In taking all the weekend’s Premier League incidents into account I feel there’s a strong case for taking the principle of the existing panels and using them to reverse things that go further than cards that are currently appealed, or the handful of simulation cases decided by the panel I sit on myself. One difference would obviously be that we only need one of our panel not to agree a case should go forward for it not to happen, whereas what I suggest would operate on a majority basis.
Having seen the overturning of Mohamed Elneny’s red card against Southampton, you could say that we got there in the end, but I would propose that we could have just as easily and fairly looked at, to take just two examples, Davy Propper’s red card against Huddersfield and Ashley Young’s lucky escape in the Manchester derby.
People did tend to compare Elneni’s push on Cedric Soares to Harry Maguire’s clash with Newcastle’s Kennedy, because both involved the raising of hands. While the letter of the law states that you are in trouble as soon as you do that, Harry being permitted to stay on the field did not affect the result, as Newcastle deserved to win, and, in general, I’d like to see fewer red cards waved around and players having to miss forthcoming games over incidents as minimal and petty as his and Elneni’s.
As a former player I also feel it is overly harsh that Brighton’s Propper is now going to be out for three games over a poor tackle, and that Anthony Taylor’s interpretation deserved another look just as much as Andre Marriner’s did in sending off both Jack Stephens and Elneni at the Emirates.
I was a guest on Match of the Day with Gary Lineker and Frank Lampard, and I remember agreeing in the studio that Young could easily have been dismissed.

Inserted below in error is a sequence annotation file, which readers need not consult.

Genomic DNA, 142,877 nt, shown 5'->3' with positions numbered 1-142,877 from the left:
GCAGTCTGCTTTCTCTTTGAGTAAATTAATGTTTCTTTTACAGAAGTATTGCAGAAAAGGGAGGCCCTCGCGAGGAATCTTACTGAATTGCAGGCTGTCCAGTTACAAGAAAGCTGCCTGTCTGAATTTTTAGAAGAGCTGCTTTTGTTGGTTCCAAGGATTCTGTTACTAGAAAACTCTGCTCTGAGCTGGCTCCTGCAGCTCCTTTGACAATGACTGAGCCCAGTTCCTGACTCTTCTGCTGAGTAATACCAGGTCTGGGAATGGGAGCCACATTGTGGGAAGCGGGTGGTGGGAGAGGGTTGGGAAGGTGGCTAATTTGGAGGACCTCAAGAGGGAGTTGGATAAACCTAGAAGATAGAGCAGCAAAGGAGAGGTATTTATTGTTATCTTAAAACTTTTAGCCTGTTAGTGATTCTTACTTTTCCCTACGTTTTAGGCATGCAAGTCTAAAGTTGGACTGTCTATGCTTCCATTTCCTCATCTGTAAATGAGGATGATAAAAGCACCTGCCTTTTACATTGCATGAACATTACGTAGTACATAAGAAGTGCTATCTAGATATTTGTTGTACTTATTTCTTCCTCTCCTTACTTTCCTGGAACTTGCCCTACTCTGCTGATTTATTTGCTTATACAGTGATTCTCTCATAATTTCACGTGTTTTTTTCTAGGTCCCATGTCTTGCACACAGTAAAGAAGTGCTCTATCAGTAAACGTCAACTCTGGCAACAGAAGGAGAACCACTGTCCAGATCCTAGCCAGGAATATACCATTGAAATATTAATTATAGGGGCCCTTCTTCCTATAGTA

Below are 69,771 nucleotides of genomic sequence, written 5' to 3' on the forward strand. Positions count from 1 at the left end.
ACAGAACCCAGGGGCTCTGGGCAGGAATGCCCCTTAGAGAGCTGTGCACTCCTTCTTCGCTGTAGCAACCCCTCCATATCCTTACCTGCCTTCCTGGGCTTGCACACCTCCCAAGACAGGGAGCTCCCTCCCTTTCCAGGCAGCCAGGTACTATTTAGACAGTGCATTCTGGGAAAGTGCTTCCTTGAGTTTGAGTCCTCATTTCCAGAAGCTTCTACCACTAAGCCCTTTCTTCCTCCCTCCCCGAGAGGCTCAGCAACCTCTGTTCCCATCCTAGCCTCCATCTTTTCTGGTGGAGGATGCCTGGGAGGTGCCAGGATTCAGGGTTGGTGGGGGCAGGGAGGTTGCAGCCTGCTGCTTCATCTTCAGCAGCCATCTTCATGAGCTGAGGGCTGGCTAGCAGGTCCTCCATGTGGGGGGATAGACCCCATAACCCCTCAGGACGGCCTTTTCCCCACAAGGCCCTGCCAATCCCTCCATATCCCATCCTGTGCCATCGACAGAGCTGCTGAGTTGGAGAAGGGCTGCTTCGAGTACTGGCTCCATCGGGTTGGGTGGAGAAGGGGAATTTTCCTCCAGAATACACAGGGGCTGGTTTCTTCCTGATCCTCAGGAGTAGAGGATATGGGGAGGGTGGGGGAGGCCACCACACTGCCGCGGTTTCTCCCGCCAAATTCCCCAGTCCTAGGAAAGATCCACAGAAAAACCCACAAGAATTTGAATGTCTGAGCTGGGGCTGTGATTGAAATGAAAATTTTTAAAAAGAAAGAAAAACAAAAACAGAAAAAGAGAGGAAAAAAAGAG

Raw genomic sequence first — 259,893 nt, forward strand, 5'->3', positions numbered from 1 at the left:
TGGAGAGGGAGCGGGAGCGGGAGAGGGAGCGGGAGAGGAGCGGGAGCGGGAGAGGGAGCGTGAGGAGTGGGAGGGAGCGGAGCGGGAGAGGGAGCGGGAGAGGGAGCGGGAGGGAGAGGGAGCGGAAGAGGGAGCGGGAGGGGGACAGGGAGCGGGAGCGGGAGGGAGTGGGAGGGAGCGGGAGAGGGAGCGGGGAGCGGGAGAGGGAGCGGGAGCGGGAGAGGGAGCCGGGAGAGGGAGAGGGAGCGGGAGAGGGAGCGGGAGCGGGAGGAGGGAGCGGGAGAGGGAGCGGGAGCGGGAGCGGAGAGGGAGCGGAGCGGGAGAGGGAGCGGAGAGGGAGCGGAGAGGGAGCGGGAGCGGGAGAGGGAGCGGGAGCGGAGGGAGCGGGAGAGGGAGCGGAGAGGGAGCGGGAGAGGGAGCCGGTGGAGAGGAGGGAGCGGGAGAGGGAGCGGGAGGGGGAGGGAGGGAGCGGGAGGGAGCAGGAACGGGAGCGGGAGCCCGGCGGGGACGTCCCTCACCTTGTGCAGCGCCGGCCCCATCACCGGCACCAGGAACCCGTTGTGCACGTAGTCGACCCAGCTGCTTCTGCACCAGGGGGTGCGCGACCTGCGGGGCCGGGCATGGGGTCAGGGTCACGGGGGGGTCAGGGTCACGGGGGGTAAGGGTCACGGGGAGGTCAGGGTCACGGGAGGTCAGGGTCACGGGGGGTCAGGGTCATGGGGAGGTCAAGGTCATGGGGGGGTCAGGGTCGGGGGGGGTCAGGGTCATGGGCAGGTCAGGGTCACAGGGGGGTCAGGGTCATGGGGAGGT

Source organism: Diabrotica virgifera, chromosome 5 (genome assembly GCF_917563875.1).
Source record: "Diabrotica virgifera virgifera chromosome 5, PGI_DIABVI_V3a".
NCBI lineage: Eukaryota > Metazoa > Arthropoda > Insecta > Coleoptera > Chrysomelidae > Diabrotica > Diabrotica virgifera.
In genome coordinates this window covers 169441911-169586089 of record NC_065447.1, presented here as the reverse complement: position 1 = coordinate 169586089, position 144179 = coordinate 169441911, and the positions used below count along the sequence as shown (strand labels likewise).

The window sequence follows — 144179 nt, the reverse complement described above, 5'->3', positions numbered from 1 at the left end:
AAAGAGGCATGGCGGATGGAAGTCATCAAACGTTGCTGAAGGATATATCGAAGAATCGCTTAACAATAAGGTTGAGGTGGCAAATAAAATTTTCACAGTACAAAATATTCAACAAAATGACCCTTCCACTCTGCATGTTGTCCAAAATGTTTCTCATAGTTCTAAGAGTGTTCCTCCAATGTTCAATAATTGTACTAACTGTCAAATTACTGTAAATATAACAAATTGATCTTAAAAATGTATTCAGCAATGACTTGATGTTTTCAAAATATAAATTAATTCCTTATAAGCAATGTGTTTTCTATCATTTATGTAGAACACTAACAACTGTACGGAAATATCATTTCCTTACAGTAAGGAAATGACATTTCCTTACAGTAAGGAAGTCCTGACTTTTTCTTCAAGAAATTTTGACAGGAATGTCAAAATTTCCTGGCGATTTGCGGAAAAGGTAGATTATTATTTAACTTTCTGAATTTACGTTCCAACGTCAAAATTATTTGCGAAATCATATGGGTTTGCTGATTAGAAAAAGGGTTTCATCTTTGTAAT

Martin Atkinson has taken a lot of stick as a result of letting a blatant handball by Young go and then booking Aguero instead of awarding a penalty when the same player took him out in the second half.
It’s not just Ashley Young I’m talking about here by the way, it could be anyone who has got away with anything for whatever reason. I also felt, incidentally, that Atkinson really deserved more useful input from his assistant, Stephen Child, who was far better placed.
The more we watched it, the more you had to accept that, while it was a definite penalty, he has actually got the ball and is not necessarily meaning for his foot to change angle as it came off the ball the way it did.
We can all agree on the desire to get more decisions right and with that I think there is an obligation to punish those who may have got away with something naughty for some random reason such as the referee being unsighted, for example, as Atkinson appeared to be at the Etihad.
Differences of opinion are all well and good, as anyone who saw me and Frank disagree several times will hopefully have welcomed, and they are part of what we all love about the game of football.
Ultimately, however, what we are all hoping for is that the rule book can leave enough discretion for the ref to manage a game properly, and that, sadly, is all too often not the case.